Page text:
ST. LOUIS, June 11, 2014 /PRNewswire/ -- Peabody Energy Chairman and Chief Executive Officer Gregory H. Boyce today called for an all-in energy plan with greater use of coal to secure a long-term supply of low-cost electricity that is vital to a high-growth economic and industrial base.
"Affordable energy – largely fueled by advanced coal – will help reindustrialize North America's economy as we work to make the air cleaner every day," Boyce said today in New York City during the Goldman Sachs North American Energy Summit, which included top CEOs, policymakers and elected leaders.
"The United States is the largest economy in the world. We should advance energy solutions that encourage robust economic growth. None of us should be satisfied with 2 to 3 percent annual GDP growth; let's put the policies in place to allow our economy to thrive."
In any action plan to improve affordable energy access, Boyce said all energy forms are needed, including more coal, gas, nuclear and renewables. Each fuel has strengths and limitations. Coal serves as a buffer to higher natural gas prices, spikes in the cost of oil and the intermittency of renewables.
During the bitter-cold winter months this year, coal fueled 90 percent of increased U.S. electricity needs. Coal's market share is double natural gas, and the states that don't use coal wrestle with electricity costs that are nearly twice as much as the states that predominantly use coal for electricity.
Boyce also cautioned about economic lessons from other regions that pick and choose their energy sources. "There's a reason why North America doesn't want to mirror the European Union. Europe has seen job losses, sluggish economies and soaring energy costs as nations have faced high renewable energy mandates and a price on carbon."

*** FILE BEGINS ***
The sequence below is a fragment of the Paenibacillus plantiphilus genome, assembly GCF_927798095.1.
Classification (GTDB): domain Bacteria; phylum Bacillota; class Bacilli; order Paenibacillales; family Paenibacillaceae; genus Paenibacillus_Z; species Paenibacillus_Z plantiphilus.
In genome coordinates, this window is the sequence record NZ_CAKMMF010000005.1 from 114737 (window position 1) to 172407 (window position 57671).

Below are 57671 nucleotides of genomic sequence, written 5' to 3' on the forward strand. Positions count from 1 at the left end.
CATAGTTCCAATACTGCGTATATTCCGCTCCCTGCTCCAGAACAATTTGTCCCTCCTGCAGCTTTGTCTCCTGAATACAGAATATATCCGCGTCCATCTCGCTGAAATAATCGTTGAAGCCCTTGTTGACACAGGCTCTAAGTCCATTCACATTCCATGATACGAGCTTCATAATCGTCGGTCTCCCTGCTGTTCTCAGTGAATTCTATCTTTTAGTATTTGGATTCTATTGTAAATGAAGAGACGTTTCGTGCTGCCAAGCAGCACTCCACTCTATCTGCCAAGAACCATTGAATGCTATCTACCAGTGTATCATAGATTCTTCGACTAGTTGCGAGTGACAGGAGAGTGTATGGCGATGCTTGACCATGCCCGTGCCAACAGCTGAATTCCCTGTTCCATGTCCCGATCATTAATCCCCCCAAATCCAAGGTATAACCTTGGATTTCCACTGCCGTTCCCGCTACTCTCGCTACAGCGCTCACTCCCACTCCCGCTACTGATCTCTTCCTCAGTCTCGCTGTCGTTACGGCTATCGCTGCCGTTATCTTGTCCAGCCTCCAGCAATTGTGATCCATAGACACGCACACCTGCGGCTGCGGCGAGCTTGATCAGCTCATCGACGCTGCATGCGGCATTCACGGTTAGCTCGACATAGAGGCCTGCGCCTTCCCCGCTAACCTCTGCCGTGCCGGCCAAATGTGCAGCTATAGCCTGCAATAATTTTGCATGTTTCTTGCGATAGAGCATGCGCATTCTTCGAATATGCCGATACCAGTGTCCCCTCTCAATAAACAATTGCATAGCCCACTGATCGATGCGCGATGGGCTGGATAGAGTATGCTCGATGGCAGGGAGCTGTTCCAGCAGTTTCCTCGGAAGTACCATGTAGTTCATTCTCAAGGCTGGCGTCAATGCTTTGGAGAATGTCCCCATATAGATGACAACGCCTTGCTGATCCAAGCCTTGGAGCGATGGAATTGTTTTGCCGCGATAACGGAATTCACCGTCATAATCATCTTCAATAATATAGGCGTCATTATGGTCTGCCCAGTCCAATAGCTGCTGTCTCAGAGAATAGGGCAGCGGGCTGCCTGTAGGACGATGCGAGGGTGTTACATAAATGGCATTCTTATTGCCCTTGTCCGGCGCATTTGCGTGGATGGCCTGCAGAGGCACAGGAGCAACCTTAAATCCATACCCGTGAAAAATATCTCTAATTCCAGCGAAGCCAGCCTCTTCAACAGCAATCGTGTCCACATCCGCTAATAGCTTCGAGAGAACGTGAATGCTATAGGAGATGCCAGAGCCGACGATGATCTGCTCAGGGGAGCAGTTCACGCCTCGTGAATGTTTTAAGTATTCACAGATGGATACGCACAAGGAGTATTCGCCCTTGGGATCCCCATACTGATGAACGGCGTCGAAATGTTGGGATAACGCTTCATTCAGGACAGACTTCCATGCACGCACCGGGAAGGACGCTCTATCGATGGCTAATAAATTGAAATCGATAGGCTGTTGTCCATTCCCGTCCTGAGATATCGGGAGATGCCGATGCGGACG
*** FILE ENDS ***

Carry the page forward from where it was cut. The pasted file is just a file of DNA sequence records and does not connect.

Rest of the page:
Boyce said energy is the fundamental building block for a healthy society, yet energy poverty is a major issue in the United States and around the world: "U.S. energy policy should be guided by the very real crisis being felt today by more than one of every three U.S. households that qualify for energy assistance," he said.
Globally the picture is also stark, with enormous need for modern energy.
"Energy inequality is a crisis globally with 3.5 billion people lacking enough power for basic needs that are essential for human development and greater longevity," Boyce said. "The lack of proper energy leads to crippling impacts to human health, standards of living and damage to the environment."
Billions of people are forced to use direct fuels or biomass for cooking and heating, burning at the rate of two tons per family per year. Indoor smoke from daily fires results in staggering consequences and is estimated to be the fourth-leading cause of death globally.
"Our actions should not be guided by a modeled crisis but by this very real human and environmental crisis," Boyce said.
The world continues turning to coal to solve its largest energy and economic challenges. Globally one new 500 megawatt coal plant is being brought on line every three days, and the majority of this power is being developed as high-efficiency supercritical and ultra-supercritical generation that delivers low emissions.
During this decade, nearly 335 gigawatts of coal-fueled electricity have been built in 29 nations on six continents. These plants have the potential to serve approximately 800 million people and use 1 billion tonnes of coal per year. Coal is the world's fastest-growing major fuel and demand continues to rise, with coal set to surpass oil as the world's largest global energy source in coming years.
Peabody Energy is the world's largest private-sector coal company and a global leader in sustainable mining, energy access and clean coal solutions. Peabody's Advanced Energy for Life campaign seeks to raise awareness and support to end global energy poverty, increase access to low-cost electricity and improve emissions using today's advanced clean coal technologies.
SOURCE Peabody Energy